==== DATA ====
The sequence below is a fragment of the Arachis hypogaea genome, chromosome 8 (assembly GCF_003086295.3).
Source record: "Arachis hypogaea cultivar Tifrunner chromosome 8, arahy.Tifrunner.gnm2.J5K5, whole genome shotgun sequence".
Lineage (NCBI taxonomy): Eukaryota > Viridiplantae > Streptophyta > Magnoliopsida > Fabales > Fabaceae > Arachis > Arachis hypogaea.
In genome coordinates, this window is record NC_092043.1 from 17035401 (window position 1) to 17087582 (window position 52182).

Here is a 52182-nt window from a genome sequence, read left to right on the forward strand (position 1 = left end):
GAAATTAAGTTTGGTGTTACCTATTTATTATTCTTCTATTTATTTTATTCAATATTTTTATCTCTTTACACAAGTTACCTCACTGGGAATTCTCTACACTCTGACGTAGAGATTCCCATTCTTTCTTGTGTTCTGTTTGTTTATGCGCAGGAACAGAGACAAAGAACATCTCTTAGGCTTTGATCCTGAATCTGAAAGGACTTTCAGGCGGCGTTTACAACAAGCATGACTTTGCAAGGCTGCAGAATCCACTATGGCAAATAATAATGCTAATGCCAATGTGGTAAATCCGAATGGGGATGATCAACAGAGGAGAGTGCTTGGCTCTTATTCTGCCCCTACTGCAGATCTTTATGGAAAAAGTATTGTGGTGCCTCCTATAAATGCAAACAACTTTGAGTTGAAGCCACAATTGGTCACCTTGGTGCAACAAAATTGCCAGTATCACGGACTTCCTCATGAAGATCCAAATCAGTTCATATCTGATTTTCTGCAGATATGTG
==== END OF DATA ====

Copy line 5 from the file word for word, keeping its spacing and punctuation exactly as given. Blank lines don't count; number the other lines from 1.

Here is a 52182-nt window from a genome sequence, read left to right on the forward strand (position 1 = left end):